With the successful push for tapping the renewable energy, India, which once faced electricity shortage, now has too much of it. India’s gross electricity capacity is much higher than the demand. “For a change, shortfalls have fallen dramatically and there is talk of “surplus” power,” a report by Brookings India said.
However, as every electricity grid operates in a balance between supply and demand, usually with a slight surplus of capacity to meet eventualities and uncertainty—too much surplus becomes expensive, the report warned. One the biggest problems could be having a surplus average energy but not having surplus capacity all the time.
“Renewable Energy (RE) creates particularly acute issues for the grid since it is both variables as well as likely available only at specific times,” the report said, adding that the target of 175GW renewable energy production by 2022 is “top-down”, set by the central government, and doesn’t incorporate much (if any) feedback by DisComs on how much power of what type is needed by that year.
“…load-shedding is often an economic issue where state utilities (the distribution companies, or DisComs) are not buying sufficient power because they are cash-strapped and bleeding money,” the report added. Moreover, another challenge is that the coal-based capacity has grown at over 12% annually, double the growth rate of power demand. This creates a lot of overhang that impacts grid economics.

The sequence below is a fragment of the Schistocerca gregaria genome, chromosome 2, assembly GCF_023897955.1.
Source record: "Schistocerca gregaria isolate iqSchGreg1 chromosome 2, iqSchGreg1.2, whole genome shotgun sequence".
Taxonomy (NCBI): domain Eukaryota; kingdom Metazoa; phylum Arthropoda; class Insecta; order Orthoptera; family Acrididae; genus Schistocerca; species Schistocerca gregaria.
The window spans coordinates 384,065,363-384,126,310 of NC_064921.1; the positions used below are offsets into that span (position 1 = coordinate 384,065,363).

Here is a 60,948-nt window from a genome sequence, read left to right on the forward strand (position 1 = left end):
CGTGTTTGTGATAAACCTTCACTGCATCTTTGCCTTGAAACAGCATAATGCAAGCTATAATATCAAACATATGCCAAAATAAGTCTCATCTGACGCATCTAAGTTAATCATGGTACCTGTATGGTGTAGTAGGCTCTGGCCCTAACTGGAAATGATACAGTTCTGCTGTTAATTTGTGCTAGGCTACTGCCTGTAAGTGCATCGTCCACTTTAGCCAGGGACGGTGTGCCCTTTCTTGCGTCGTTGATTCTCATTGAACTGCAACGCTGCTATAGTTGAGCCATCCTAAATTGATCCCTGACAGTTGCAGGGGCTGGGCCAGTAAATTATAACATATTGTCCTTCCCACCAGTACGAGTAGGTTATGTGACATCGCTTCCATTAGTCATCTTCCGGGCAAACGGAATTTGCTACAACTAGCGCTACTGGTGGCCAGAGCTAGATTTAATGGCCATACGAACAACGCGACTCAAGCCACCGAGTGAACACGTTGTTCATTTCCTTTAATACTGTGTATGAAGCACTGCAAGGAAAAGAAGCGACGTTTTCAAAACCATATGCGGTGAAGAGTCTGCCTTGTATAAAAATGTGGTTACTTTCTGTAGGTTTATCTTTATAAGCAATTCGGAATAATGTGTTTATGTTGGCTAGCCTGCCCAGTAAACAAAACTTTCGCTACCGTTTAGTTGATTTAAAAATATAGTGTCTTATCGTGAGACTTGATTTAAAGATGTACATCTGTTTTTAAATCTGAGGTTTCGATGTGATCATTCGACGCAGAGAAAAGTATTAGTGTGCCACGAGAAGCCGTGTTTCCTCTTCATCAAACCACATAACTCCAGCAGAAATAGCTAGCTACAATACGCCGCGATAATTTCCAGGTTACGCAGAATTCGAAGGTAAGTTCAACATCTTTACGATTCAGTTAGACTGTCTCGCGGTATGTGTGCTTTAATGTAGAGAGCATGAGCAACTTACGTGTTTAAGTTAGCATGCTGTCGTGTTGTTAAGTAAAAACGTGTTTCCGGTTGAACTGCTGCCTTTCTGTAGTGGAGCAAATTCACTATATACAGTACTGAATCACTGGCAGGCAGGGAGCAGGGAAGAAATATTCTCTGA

The challenge is also the targeted 175 GW of RE is disproportionately concentrated in a handful of states. Karnataka today already has almost 5 GW of solar and more of wind, far ahead of its targets. “The entire systems planning has to shift from one of managing scarcity to managing surplus, at least for parts of the day or year,” the report said.
The problem of higher supply of power as compared to demand was also highlighted by NITI Aayog CEO Amitabh Kant, who said that unless the demand for power is created, the woes of power companies would not end. Discoms in India, so far, have suffered losses due to corruption, electricity theft and non-repayment of bills. To pull discoms from the abyss, the government launched the ‘UDAY’ bailout scheme. However, the electricity surplus seems to have been posing another risk to these discoms.
First published on July 17, 2018, on www.financialexpress.com